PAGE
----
Everything You Need To Know About Unplugged Wedding Ceremonies

Everything You Need To Know About Unplugged Wedding Ceremonies

What is an unplugged wedding ceremony? It’s when you politely ask your guests to refrain from snapping any photographs on their cell phones, tablets, or personal cameras over the course of your wedding day.

Why should you consider having an unplugged ceremony? You’re probably paying a photographer and videographer thousands of dollars to capture your wedding shots. You want those photos to capture your family and friends watching you walk down the aisle. You don’t want their phones to be blocking their faces, ruining your once-in-a-lifetime photos. And you don’t want their attention on social media when they should be listening to you recite your vows.

How should you enforce the rules of an unplugged ceremony? You can ask your officiant to make an announcement at the start of the ceremony, before your groom even steps toward the alter. You can also place signs around the venue, announcing you’re having an unplugged ceremony and asking guests to please refrain from snapping photos. If you’re worried some guests aren’t going to listen, you can throw even more warnings on your invitations and on your wedding programs to really drill the idea into their heads.

How long should the unplugged portion last? This is entirely up to you. You can let everyone take out their phones as soon as the reception starts. Or, if you don’t want phones covering faces in your first dance or cake cutting photos, you can ask them to put away their phones during main events. If they need to snap a photo before leaving, ask them to do it when you’re finished with your wedding duties and walking around, mingling.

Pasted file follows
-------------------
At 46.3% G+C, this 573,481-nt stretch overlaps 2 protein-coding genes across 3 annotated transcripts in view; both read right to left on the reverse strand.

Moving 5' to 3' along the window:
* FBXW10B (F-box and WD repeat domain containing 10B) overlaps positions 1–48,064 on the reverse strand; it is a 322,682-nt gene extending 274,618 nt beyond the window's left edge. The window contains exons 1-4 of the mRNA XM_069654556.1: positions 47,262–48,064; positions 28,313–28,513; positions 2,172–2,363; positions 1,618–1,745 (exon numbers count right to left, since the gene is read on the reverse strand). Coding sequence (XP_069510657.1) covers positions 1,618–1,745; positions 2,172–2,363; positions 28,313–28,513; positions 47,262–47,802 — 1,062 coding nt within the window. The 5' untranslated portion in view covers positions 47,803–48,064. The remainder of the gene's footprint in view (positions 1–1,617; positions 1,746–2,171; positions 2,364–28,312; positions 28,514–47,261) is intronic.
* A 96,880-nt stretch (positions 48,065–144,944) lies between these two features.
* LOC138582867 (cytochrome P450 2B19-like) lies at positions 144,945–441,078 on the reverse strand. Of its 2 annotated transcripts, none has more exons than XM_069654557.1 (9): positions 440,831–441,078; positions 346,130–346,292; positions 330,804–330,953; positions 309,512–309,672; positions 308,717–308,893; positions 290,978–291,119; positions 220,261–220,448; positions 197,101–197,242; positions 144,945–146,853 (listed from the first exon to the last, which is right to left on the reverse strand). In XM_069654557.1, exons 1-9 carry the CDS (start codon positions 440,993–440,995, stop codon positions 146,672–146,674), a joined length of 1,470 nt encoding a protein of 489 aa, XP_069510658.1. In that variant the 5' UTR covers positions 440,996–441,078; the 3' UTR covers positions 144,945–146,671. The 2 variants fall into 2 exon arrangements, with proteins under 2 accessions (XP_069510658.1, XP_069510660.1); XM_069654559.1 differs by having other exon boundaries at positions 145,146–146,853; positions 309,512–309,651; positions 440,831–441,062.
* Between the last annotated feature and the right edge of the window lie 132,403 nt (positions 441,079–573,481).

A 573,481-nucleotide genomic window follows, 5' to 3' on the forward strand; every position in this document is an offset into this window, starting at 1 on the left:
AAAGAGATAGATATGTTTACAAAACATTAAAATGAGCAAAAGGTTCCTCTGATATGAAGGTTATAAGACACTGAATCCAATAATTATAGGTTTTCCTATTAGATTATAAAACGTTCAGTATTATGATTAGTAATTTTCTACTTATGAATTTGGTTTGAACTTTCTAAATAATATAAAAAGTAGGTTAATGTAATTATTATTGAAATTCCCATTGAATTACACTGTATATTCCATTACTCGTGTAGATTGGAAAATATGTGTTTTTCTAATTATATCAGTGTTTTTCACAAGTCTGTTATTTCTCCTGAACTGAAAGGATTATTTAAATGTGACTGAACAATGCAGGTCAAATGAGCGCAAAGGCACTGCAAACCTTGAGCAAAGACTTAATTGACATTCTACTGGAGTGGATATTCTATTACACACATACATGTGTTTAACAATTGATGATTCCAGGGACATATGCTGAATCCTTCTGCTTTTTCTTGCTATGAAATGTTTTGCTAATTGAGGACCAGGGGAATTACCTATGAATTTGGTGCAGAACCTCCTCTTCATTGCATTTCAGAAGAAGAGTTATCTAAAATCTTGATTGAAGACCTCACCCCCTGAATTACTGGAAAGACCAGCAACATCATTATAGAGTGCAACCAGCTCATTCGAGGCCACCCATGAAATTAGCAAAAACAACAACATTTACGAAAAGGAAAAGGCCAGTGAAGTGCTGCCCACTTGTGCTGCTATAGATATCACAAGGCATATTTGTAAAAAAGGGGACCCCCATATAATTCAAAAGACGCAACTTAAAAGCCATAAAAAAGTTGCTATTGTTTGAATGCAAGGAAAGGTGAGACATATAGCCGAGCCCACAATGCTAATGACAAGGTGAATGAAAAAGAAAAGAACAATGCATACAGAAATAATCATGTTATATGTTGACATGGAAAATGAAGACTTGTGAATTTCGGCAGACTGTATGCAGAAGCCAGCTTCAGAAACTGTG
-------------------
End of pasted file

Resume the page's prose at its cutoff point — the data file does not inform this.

What are the downsides to an unplugged ceremony? Professional photographers are going to take a few weeks (or even months) to return your pictures to you. If you need to have a photo of yourself walking down the aisle the day after your wedding to post on social media, then having an unplugged ceremony is going to take that opportunity away. However, you should keep in mind the photos your friends are going to take on their phones are probably going to be blurry and shot from a bad angle, unlike the ones you’re paying a professional to take for you.

What if my guests are upset they can’t take photos? If you think an unplugged ceremony is going to cause unnecessary drama at your wedding, you don’t have to have one. However, you can always remind your guests you’re going to be uploading every single one of your photographer’s photos into an album online so they don’t feel like they’re missing out on anything. They’ll still have plenty of pictures to show their friends and post on social media.

Ultimately, the decision about whether or not to have an unplugged ceremony is up to you and your spouse because it’s your wedding day. Some guests might not be happy with their table assignment or meal or the concept of an unplugged ceremony — but if they love you, they’ll understand. They’ll be okay as long as you’re happy. Thought Catalog Logo Mark

Holly is the author of Severe(d): A Creepy Poetry Collection.

Keep up with Holly on Instagram, Twitter and Amazon